Ok, so I bring up the seemingly fanciful idea of going to fight pirates under a Letter of Marque and Reprisal. What sort of legal background hurdles actually stand in the way of a private individual hellbent on heading to the high seas off the Horn of Africa?
Interestingly, Ron Paul introduced legislation in 2001 to authorize the seemingly moribund concept of Letters of Marque and Reprisal against Osama bin Laden. He sought to use Congress's Constitutional authority to grant the President the power to authorize private individuals to pursue bin Laden under such Letters. He pushed the bill again in 2007. Here's the text.
Congress also has the enumerated Article I, Section 8 power to "define and punish piracies and felonies committed on the high seas" and the power to "make rules concerning captures on land and water."
While the U.S. refused to sign the 1856 Paris Declaration by which signatories agreed to cease issuing authorization to privateers, it basically respected it during the Civil War and the Spanish-American War. However, during World War II, the U.S. Navy granted a Letter of Marque to an anti-submarine airship in the Pacific.
Today, it seems unclear whether international legal norms over time, rooted in the Paris Declaration and the subsequent 1907 Hague Convention, would constitute sufficient customary international law be found to hold privateering illegal in the eyes of a U.S. court. It appears to be illegal under U.S. Code for a U.S. citizen to "cruise" as a privateer against U.S. citizens and their property. But I haven't researched in depth about how the Congress would actually go about granting a Letter of Marque and Reprisal under the present legislative paradigm.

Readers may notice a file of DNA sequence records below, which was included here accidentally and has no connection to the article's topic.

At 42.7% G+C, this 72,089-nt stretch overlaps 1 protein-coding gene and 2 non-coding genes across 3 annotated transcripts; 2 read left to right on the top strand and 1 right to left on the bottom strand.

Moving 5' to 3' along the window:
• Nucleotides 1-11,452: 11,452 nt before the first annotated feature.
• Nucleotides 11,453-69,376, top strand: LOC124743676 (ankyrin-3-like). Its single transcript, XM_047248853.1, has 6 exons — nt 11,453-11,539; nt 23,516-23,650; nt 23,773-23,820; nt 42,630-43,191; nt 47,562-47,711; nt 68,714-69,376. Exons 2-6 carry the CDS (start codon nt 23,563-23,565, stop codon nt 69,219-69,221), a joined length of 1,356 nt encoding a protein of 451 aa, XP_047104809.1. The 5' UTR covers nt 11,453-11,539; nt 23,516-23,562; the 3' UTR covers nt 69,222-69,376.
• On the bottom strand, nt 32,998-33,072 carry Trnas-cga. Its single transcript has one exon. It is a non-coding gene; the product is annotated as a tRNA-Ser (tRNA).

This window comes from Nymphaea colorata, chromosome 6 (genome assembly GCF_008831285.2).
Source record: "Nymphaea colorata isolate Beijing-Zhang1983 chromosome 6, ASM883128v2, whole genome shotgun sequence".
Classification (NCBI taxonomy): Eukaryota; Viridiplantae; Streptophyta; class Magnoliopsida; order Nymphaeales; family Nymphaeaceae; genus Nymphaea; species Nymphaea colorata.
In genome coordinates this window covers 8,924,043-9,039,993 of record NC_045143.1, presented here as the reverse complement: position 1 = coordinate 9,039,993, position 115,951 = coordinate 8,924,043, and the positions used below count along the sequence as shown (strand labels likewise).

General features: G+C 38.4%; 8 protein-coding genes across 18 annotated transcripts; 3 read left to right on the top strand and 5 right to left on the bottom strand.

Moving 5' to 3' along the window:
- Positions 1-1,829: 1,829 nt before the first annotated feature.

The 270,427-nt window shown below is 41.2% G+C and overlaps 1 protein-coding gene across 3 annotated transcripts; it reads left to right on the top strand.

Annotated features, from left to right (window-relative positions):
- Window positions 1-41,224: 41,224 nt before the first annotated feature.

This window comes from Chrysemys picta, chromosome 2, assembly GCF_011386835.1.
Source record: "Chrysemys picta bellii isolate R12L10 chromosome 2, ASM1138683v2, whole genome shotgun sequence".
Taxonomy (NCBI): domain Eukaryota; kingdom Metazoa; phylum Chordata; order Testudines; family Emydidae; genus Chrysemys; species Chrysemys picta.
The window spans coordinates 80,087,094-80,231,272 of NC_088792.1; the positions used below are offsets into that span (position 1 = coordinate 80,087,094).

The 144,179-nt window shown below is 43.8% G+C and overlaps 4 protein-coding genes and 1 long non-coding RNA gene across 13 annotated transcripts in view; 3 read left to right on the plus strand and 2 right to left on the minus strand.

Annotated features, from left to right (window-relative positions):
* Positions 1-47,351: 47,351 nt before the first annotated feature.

ADDED: A little bleg - Can privateers be authorized against irregular pirates or are letters of marque limited to authorizing capture of vessels connected to a specific foreign power party?
ADDED: Does a private individual even require authorization in the form of a Letter of Marque and Reprisal to "cruise" as a privateer against non-state-backed pirates on the high seas? Or can anyone capture them at any time? One learned treatise observes:
"International law authorizes the capture on the high seas of pirates at all times [...]."
But there's the UNCLOS treaty...which the U.S. has not signed, but might be held nevertheless as customary international law binding in U.S. courts. From Part VII, Article 107 0f that treaty on the law of the sea (indicating a need for authorization by a state for private individuals to capture pirates):
Ships and aircraft which are entitled to seize on account of piracy
A seizure on account of piracy may be carried out only by warships or military aircraft, or other ships or aircraft clearly marked and identifiable as being on government service and authorized to that effect.